JJ and Bandit Go to Therapy – Service Dog Files

19 03 2021

I don’t know if you guys ever have this problem…but sometimes I try something and wonder if it worked.

This is especially true when dealing with my boys who have ASD. Autism can be tricky. And while JJ is amazing, he struggles with communication. With feelings – identifying them in him and others. So we can try calming techniques, but I never really know how much they’re working and how helpful they are. Or if they’re even worth pursuing. I can ask him, but it’s just not information he’s able to understand and explain. Don’t get me wrong, we can do simple happy/sad/excited kinds of things, but asking, “Does this help you calm down?” “Is this soothing?” “Does this help you relax?” All of these are much more abstract concepts that he’s still working on.

So then we have the dog. And we LOVE Bandit. We’ve seen some really good things with Bandit that lead us to believe that having him around is helping. But how do we know for sure? And what specific way can Bandit help the most?

Enter our new therapist (sometimes it feels like we have an army of them lol and we appreciate them ALL). JJ started seeing a new therapist recently to see if we could address issues like anxiety and attachment disorder. He had such an amazing year last year and made a good deal of progress and I wanted to keep the momentum going this year. Actually, that’s not quite true, we were on the waiting list for almost a year, so I would have absolutely started last year if we could lol.

So here’s the cool part. Our therapist has a heart monitor. It gently clips to the ear then plugs into the computer on the other end. It monitors the heart rate variability. How often is his heart rate is changing and how quickly. It provides a real time visual for JJ to see and our therapist is excited about working Bandit into the tools to help keep JJ’s heart beat regulated (or get it regulated if it’s not).

We KNEW we were on the right track when we saw this.

This is the read out of his last session. See the green zone? That’s where we need to be. That’s a well regulated space. See the spikes into the green zone? Those are the times he simply TOUCHED Bandit.

So while we *thought* Bandit was helping because of the outcomes in situations…we saw it, in real time, and very clearly during the session. We now have visible proof of just how much Bandit helps JJ. We can SEE how Bandit calms his boy. See that area in the blue right before the biggest spike? That’s me…and hopefully we can find ways for me to help JJ get into the green more. But this was really GREAT information to have. Because now I know, to help my son calm and regulate, it’s not, “Come give me a hug,” and holding him. This would work on his brother, but we can see clearly here, that me directing him to go “help Bandit, he looks like he needs a snuggle,” will be MUCH more beneficial for him, and really, that’s what this is about. Would I like to be the one who brings this much comfort to my son when he’s struggling and overwhelmed? Absolutely. And guess what…I am, by working with Paws 4 Autism and finding a way to provide a service dog for my son. By bringing in Bandit I’m able to help my son. And I hope this is a bridge that will go both ways, that eventually, through Bandit, I will be able to help JJ regulate and spend more consistent time in the green zone.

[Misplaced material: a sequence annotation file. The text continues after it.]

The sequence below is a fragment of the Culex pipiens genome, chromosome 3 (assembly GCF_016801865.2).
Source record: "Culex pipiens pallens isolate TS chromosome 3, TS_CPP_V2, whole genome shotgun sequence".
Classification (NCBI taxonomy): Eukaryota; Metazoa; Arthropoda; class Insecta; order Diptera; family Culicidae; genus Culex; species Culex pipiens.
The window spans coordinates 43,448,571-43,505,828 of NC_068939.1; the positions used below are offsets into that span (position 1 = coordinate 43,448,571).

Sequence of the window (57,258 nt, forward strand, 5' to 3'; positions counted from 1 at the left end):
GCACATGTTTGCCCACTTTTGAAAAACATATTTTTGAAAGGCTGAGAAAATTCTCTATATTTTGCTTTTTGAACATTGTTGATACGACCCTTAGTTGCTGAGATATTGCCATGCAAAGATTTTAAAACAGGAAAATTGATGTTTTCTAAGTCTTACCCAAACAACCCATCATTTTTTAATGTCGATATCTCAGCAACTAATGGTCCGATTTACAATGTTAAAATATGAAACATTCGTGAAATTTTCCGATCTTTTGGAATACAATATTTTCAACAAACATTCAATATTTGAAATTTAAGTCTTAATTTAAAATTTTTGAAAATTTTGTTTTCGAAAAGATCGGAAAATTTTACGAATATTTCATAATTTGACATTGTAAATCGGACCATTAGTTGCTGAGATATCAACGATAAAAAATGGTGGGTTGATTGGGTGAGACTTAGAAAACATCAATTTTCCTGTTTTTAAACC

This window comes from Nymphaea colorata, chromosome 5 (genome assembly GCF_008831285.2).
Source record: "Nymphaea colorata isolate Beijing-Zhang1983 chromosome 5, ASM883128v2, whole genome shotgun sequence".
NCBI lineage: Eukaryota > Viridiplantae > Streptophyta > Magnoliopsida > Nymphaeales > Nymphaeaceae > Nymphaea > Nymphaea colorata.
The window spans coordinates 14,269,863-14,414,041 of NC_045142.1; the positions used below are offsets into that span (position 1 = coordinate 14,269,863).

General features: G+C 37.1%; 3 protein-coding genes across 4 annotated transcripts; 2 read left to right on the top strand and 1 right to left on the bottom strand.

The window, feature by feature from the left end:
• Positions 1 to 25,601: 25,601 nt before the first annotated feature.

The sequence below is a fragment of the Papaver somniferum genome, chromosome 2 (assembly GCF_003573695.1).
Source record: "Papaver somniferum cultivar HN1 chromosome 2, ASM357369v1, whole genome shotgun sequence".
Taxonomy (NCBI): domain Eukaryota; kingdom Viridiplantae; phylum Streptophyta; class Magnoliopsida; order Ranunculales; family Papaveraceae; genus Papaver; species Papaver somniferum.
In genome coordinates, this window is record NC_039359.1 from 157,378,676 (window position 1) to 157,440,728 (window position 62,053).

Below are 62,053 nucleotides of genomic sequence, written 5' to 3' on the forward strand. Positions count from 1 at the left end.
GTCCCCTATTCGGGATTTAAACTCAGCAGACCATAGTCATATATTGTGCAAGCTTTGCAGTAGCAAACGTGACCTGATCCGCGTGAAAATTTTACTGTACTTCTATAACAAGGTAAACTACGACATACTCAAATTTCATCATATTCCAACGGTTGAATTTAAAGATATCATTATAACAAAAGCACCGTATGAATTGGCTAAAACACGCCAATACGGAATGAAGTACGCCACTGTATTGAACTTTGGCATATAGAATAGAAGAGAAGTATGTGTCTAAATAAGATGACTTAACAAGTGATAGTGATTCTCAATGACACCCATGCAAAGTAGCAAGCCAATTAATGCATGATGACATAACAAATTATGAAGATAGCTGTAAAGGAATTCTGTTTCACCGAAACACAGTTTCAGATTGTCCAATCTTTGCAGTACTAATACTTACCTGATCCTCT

As I mentioned before, communication about abstract, non-visual things, is challenging. The information on this screen is not context we would have been able to get from him.

So why is this important to know? How does this translate in a real life setting?

Earlier I mentioned anxiety. Every change causes anxiety for JJ. Every question. Every request. Every time I tell him we have to go somewhere. If it’s somewhere we’ve been, I can tell him that and it helps, but not always. Even good changes cause anxiety. But just touching Bandit helps regulate JJ’s heart rate, which is the opposite of a racing, anxious heart.

A few hours after this appointment, we had an urgent care visit. This can be something that’s very anxiety inducing. JJ knows the building, but doesn’t know what to expect. I can try and explain, but that usually creates more questions that I’m unable to answer. We had Bandit with us and JJ did a good job. Bandit distracted JJ, but also comforted him. The comfort and calming helped him answer the doctor’s questions. And the staff at urgent care was amazing and open to having Bandit there. It eased what could have otherwise been a rough night for all of us.

Here’s a pic of Bandit helping my boy ❤️

The doctor was more than happy for Bandit to jump up and sit with JJ on the bed. Bandit was able to “settle” and provide a deep gentle pressure that is often calming for JJ. And JJ was able to pet Bandit, which we can see from the graph above, instantly provides positive feedback for him.

And all of this is just a really good reminder for me, that I’m on the right track. We have a significant way to go to finish our fundraising and my ideas are proving harder than I expected to pull off, partly because I’m a perfectionist lol. But this image reminds me that this is all worth it.

Thanks for stopping by and stay safe and healthy

xoxoxoxo

Alta and JJ

As always, if you’d like to donate to help us reach our fundraising goal for Bandit, you can donate directly to his fundraising here: Help JJ


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